Contrary to popular opinion, tetrahydrocannabinol (THC) and cannabidiol (CBD) have many in common. Both of these cannabinoids, which are found in the highest amounts in cannabis plants, are useful in treating anxiety. They’ve even got identical chemical makeup (the atoms are arranged differently). The fundamental difference between THC and CBD can be summed up in one word: intoxication.
CBD is generally non-psychoactive or non-psychoactive as a non-intoxicating chemical. Why? Even if you don’t get high from CBD tincture, the soothing effect on your body is psychoactive. Psychedelics are drugs that have a direct impact on how the brain works. On the other hand, THC can cause intoxication even at low levels.
This is due to the way THC and CBD interact with the endocannabinoid system in the body (ECS). The human endocannabinoid system comprises cannabinoid receptors distributed all over the body. Two cannabinoid receptors (CB1 and CB2) are among the most thoroughly investigated in the central nervous system, peripheral nervous system, and immune system. In all three of these systems, they can be discovered.
Binding to the CB1 receptor, THC generates the conventional weed high, whereas CBD has been proven to interact with CB1 receptors oppositely, acting as an antagonist. When used together, CBD appears to increase the medicinal and pleasurable effects of THC by reducing the negative side effects of THC, such as anxiety and a rapid heartbeat.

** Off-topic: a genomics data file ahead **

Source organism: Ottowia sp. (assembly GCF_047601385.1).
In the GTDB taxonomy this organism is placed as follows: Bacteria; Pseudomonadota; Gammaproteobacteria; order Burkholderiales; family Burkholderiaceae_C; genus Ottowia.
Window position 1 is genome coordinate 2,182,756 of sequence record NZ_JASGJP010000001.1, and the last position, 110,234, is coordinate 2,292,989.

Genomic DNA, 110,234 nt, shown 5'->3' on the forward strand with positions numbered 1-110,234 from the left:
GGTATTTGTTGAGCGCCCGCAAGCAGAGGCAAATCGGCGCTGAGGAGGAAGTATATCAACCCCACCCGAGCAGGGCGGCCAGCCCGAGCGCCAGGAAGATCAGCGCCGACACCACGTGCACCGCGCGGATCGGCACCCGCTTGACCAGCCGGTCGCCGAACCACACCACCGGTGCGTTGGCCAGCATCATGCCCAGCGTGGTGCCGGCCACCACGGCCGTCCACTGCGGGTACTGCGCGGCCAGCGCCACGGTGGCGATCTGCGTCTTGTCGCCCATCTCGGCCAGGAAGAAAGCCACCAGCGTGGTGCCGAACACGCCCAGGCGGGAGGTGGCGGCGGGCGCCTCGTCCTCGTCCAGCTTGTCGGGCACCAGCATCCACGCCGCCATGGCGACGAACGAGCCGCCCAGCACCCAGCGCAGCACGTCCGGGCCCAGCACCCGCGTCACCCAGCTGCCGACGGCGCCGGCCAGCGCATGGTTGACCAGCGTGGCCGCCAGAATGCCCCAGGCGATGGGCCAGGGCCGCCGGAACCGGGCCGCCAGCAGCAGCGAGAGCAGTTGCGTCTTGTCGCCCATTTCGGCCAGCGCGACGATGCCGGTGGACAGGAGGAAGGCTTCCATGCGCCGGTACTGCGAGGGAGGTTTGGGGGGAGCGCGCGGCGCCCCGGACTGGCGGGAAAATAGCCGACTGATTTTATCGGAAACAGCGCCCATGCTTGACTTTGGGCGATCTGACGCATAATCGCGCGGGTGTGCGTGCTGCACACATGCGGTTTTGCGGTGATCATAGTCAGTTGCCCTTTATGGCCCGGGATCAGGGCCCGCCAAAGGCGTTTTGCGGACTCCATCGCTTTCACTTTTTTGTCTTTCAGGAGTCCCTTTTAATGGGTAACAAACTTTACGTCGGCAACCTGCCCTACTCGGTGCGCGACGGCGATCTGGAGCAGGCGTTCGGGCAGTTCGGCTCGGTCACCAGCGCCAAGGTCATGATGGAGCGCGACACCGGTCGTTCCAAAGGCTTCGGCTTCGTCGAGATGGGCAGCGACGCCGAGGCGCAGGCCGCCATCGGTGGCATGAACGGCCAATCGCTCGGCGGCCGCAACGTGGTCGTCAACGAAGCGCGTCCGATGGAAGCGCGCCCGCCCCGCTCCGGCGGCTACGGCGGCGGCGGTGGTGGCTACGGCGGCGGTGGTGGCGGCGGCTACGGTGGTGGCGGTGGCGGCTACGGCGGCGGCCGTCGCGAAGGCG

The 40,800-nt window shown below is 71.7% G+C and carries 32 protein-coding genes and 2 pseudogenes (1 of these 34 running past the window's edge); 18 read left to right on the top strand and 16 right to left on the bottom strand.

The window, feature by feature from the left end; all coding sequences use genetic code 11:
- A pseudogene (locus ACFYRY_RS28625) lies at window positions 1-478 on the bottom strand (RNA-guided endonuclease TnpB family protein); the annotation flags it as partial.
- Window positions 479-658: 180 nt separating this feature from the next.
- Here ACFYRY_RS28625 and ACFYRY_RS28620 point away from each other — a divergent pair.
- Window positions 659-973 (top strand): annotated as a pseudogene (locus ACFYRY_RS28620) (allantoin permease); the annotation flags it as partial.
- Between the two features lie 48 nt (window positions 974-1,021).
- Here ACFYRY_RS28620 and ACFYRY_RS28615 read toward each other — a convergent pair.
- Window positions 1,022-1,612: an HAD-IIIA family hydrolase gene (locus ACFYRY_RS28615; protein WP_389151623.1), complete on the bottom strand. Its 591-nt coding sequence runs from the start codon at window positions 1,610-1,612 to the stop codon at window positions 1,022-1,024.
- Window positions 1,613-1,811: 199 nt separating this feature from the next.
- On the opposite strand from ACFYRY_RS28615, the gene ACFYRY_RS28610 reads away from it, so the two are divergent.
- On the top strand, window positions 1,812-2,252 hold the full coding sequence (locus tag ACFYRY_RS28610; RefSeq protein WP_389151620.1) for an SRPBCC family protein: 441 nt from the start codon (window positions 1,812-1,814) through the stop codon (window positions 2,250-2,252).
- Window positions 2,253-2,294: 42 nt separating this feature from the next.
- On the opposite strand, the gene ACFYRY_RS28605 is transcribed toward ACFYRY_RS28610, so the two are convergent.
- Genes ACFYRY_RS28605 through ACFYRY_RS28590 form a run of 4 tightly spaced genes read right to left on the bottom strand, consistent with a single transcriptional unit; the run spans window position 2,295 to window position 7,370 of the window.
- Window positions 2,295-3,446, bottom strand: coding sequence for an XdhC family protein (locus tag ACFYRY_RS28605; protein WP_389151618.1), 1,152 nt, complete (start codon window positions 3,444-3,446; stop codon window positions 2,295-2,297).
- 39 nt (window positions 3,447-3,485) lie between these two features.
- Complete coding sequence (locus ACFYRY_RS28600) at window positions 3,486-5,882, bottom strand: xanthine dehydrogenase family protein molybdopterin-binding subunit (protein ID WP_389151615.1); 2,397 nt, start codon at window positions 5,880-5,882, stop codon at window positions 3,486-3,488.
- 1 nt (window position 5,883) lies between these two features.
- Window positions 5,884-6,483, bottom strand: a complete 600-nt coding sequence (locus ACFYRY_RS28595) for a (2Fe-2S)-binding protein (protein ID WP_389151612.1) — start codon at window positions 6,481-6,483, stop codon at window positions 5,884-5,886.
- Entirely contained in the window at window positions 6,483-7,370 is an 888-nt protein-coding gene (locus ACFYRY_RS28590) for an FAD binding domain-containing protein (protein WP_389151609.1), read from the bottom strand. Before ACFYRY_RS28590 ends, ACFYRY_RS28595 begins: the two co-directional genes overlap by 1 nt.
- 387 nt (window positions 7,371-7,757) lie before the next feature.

What role does how food is consumed play?
The way CBD is consumed has a big impact on how long it takes to work. Inhalation is considered an efficient delivery route for CBD since the body quickly absorbs it. When CBD is smoked or vaped, cannabinoids enter the lungs and circulate throughout the body via the bloodstream.
Oral or topical CBD delivery is preferred by certain cannabis patients and consumers, whereas inhalation is the most effective way for others. There may be some scientific data to back up this sentiment for the record.
“CBD is more bioavailable through the lungs than through the gut,” explains Dr Adie Rae, a neuroscientist and Weedmaps scientific advisor. Only 5% of the CBD you ingest gets into your bloodstream, compared to 50% of the CBD you inhale. While CBD’s bioavailability varies depending on how it’s smoked, a study published in Chemistry & Biodiversity in 2017 revealed that “smoking... provides a quick and efficient form of drug administration.”
The effects of this product are practically instantly noticeable after inhalation, which is a plus. Edibles have a two-hour lag time before their effects kick in.